Project xCloud – Official Trailer
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Part of the success of cloud gaming, and xCloud in particular, lies in the way developers report on new technology. This is also an aspect on which the Xbox is already ahead, and Spencer explained how the team does it. "We've already started to place xCloud servers near the locations where our biggest third-party developers are, so we're now starting to use third-party developers to see their game on a phone, which means For example, if you wanted to make the most of it and understand how the game works on the phone, you want to make it available – you want them to see it and discover it for themselves. "
"We've also already integrated the Xbox SDK, because if you stream, a developer may want to do something different if the game is run locally." All developers who build Xbox games today have the possibility to determine if the game is streaming or running locally, which, in my opinion, is a great addition.
"You will have some developers who will benefit early.We already have some of the first users who ask [it]because the cloud makes some things more possible than at home. A good example of this is that our current blades have all the Xbox datacenters that have multiple Xboxes on one blade … basically like a series of Xbox in your home that are wired together. The latency between all these consoles is negligible. It's almost a zero because they're literally wired together. If we were to play online games, there would be latency at home and at home, right? Our two Xboxes just take the time to sync. "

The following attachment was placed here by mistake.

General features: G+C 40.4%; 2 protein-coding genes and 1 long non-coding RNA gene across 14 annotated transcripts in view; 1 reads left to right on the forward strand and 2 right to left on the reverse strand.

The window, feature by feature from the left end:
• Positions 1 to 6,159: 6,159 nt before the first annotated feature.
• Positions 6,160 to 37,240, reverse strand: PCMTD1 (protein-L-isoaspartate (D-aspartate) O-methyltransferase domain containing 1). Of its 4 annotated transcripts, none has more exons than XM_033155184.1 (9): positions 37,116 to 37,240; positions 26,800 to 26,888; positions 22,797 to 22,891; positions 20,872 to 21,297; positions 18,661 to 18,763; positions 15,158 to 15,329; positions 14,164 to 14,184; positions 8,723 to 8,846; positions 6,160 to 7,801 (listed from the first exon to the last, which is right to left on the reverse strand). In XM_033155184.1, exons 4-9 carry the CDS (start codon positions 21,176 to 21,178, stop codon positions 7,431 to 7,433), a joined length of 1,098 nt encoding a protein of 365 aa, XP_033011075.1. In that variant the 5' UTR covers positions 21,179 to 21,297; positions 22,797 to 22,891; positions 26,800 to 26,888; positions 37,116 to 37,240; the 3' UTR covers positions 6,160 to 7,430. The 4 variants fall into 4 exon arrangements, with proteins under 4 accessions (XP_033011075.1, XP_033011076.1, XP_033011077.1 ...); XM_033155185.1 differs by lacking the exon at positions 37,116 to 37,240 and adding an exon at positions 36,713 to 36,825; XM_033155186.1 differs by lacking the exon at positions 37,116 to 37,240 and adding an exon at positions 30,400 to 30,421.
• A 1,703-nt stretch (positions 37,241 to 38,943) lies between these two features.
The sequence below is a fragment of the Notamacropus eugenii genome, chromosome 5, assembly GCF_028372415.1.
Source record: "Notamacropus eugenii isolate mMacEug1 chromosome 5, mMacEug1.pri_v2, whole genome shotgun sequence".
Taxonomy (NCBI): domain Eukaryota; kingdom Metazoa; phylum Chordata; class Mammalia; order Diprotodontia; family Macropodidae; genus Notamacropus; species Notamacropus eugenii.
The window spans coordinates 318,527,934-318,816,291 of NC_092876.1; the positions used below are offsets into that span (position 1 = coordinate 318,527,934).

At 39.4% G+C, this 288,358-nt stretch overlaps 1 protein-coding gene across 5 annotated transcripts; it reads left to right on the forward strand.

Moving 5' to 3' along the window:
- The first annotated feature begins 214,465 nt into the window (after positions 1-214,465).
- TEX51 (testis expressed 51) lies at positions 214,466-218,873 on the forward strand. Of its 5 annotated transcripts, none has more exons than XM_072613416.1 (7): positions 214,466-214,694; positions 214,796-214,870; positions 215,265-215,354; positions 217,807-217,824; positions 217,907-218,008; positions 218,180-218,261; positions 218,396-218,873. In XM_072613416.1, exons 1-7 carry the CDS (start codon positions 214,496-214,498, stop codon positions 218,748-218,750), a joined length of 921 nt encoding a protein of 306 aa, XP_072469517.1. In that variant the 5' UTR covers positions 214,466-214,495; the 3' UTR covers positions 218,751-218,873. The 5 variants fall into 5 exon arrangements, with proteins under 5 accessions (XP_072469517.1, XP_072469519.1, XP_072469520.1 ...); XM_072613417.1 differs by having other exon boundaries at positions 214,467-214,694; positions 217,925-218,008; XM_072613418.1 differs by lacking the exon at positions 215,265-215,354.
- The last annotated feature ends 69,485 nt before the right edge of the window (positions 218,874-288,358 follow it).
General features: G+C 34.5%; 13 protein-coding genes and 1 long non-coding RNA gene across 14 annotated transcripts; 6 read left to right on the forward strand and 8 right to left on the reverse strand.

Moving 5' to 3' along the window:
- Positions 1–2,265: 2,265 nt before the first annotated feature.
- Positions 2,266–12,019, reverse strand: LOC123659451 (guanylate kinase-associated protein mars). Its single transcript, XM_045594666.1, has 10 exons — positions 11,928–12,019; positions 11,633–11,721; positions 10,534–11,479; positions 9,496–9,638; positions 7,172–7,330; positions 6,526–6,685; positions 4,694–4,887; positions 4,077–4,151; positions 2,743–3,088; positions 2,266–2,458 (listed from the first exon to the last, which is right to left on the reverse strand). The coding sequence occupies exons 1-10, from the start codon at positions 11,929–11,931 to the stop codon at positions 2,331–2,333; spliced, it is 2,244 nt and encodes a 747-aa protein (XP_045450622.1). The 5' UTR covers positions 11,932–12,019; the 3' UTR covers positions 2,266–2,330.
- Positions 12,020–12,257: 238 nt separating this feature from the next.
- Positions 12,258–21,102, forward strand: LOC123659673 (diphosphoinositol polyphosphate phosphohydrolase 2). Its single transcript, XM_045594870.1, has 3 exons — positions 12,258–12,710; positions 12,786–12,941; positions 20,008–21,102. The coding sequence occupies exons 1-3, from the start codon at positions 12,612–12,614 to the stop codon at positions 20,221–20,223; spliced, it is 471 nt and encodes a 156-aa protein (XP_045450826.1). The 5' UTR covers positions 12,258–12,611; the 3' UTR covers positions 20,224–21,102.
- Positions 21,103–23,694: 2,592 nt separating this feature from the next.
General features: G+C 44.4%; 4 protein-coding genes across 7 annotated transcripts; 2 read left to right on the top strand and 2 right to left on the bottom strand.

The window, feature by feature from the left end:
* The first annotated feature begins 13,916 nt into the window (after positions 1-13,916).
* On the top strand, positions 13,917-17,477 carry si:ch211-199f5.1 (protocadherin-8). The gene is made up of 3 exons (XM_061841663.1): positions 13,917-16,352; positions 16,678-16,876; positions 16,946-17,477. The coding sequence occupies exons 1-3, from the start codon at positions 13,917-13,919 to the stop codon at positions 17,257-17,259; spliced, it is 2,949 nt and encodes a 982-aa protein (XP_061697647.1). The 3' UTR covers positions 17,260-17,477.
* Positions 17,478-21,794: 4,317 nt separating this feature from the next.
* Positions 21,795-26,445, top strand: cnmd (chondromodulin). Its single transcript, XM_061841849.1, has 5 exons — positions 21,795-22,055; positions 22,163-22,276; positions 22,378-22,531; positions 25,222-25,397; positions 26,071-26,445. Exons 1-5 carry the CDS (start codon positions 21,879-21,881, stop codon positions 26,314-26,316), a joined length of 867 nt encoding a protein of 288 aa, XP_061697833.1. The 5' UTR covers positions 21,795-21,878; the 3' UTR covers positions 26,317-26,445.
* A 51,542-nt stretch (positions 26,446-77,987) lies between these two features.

More exclusive coverage of Phil Spencer
Our conversations with Phil Spencer have covered a lot more and more of this deep dive into Project xCloud and the place of the cloud game in the area. To learn more about Spencer and his thoughts on the past, present and future of the Xbox, check out all our stories in related stories below.